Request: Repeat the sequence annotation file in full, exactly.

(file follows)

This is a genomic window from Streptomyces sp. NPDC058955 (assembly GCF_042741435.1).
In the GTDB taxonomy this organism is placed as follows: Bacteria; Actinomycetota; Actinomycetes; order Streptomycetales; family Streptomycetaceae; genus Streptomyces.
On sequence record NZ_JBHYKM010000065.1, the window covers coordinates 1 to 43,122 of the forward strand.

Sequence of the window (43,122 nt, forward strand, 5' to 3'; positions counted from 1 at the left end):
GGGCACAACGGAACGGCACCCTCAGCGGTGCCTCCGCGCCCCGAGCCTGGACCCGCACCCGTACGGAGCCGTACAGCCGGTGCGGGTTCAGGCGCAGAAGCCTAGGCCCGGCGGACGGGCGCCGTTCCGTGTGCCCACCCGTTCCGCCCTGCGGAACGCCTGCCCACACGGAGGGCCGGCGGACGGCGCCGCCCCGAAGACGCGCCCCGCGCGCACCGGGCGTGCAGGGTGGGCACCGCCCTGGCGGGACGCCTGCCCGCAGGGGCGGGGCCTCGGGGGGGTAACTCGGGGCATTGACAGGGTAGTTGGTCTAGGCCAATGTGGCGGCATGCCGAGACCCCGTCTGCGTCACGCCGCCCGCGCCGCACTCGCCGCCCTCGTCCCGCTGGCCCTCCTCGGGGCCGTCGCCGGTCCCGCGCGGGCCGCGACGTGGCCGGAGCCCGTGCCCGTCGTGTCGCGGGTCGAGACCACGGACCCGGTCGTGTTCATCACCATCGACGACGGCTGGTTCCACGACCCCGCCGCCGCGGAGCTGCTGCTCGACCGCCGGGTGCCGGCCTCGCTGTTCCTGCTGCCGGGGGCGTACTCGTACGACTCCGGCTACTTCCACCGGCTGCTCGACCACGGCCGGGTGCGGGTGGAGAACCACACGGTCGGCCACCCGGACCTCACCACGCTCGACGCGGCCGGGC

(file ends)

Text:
This is a genomic window from Streptomyces sp. NPDC058955 (assembly GCF_042741435.1).
In the GTDB taxonomy this organism is placed as follows: Bacteria; Actinomycetota; Actinomycetes; order Streptomycetales; family Streptomycetaceae; genus Streptomyces.
On sequence record NZ_JBHYKM010000065.1, the window covers coordinates 1 to 43,122 of the forward strand.

Sequence of the window (43,122 nt, forward strand, 5' to 3'; positions counted from 1 at the left end):
GGGCACAACGGAACGGCACCCTCAGCGGTGCCTCCGCGCCCCGAGCCTGGACCCGCACCCGTACGGAGCCGTACAGCCGGTGCGGGTTCAGGCGCAGAAGCCTAGGCCCGGCGGACGGGCGCCGTTCCGTGTGCCCACCCGTTCCGCCCTGCGGAACGCCTGCCCACACGGAGGGCCGGCGGACGGCGCCGCCCCGAAGACGCGCCCCGCGCGCACCGGGCGTGCAGGGTGGGCACCGCCCTGGCGGGACGCCTGCCCGCAGGGGCGGGGCCTCGGGGGGGTAACTCGGGGCATTGACAGGGTAGTTGGTCTAGGCCAATGTGGCGGCATGCCGAGACCCCGTCTGCGTCACGCCGCCCGCGCCGCACTCGCCGCCCTCGTCCCGCTGGCCCTCCTCGGGGCCGTCGCCGGTCCCGCGCGGGCCGCGACGTGGCCGGAGCCCGTGCCCGTCGTGTCGCGGGTCGAGACCACGGACCCGGTCGTGTTCATCACCATCGACGACGGCTGGTTCCACGACCCCGCCGCCGCGGAGCTGCTGCTCGACCGCCGGGTGCCGGCCTCGCTGTTCCTGCTGCCGGGGGCGTACTCGTACGACTCCGGCTACTTCCACCGGCTGCTCGACCACGGCCGGGTGCGGGTGGAGAACCACACGGTCGGCCACCCGGACCTCACCACGCTCGACGCGGCCGGGC